In Tips & Tricks

Communicating in crowded rooms or with background noise can be hard even for people with normal hearing. But hearing implant users can have a hard time understanding everything that is said and therefore feel frustrated during a conversation. As a family member or friend of someone who uses a hearing implant or who has hearing loss, there are a few things you can do to help make communication easier.

Here are five tips for ways you can help.

1. Ask what helps

Ask your family member how they like to communicate, and what things you can do to make it easier for them. There is no one size fits all solution, so follow their lead.

2. Adjust Your Surroundings

Reduce background noise, move closer, face each other when speaking and get their attention before talking. All of these easy adjustments will help hearing implant recipients hear and understand a little easier when you are conversing. These tips help by either reducing any competing noise, making your voice clearer and easier to hear, or allowing better lip reading.

3. Use Key Word Signs

Learn some key words signs to help communication when your family member can’t wear their device, such as when swimming or just before bed. If you don’t use signs already, talk to your family member about what signs will be helpful for you to know.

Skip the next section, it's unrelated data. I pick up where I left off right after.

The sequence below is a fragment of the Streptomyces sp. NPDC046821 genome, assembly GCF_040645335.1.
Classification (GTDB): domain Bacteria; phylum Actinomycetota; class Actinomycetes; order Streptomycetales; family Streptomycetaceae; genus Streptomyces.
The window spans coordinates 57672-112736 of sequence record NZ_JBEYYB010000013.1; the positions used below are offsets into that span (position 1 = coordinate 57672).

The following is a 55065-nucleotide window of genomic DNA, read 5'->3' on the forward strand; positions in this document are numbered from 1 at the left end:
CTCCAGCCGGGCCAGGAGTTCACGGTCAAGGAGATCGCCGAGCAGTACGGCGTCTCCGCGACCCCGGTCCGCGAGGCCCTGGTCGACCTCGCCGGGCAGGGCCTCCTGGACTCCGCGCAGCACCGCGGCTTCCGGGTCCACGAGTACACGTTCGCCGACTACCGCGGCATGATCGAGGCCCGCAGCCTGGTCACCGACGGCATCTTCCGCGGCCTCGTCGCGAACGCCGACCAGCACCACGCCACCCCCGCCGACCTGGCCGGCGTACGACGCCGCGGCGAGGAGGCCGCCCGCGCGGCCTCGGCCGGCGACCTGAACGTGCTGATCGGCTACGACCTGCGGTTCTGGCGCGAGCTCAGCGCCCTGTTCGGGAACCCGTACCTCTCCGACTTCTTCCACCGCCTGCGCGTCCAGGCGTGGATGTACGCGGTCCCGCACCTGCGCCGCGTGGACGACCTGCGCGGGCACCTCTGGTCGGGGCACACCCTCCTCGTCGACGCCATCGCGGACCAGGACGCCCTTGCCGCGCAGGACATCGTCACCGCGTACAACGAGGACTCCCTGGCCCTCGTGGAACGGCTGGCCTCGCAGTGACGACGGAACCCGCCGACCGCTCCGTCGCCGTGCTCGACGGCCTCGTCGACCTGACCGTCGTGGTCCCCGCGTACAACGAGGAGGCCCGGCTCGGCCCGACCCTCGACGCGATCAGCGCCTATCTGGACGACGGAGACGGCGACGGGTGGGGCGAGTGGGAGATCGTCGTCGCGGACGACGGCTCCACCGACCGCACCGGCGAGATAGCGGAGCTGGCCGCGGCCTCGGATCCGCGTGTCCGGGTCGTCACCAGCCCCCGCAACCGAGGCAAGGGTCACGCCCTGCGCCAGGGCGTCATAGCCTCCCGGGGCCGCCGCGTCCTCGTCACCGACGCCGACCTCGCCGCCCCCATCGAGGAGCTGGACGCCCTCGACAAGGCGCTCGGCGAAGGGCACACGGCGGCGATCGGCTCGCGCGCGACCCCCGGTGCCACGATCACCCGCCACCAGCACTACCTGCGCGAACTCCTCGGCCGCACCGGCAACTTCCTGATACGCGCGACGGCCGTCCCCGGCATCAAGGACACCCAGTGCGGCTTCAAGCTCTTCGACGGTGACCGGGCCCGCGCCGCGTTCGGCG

4. Repeat or Clarify

Try not to say “never mind” when asked for repetition or clarification. Hearing implant recipients report feeling dismissed when others don’t take the time to explain parts of the conversation they may have missed. Help them to stay involved in group conversations and interactions in the moment.

5. Try Rehab Activities

Help with listening rehabilitation activities. When it comes to cochlear implant rehabilitation, hearing implant recipients need a partner to do the talking for them to practice their listening in structured activities. Here are some quick ideas to get started with:

  • Ask your family member what rehabilitation activity you can help with.
  • Find an interesting article and practice speech tracking.
  • Try one of our other activities by downloading a handout.

Learn how to better manage conversations here.

For further rehab-related articles click here.


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The content on this website is for general informational purposes only and should not be taken as medical advice. Please contact your doctor or hearing specialist to learn what type of hearing solution is suitable for your specific needs. Not all products, features, or indications shown are approved in all countries.

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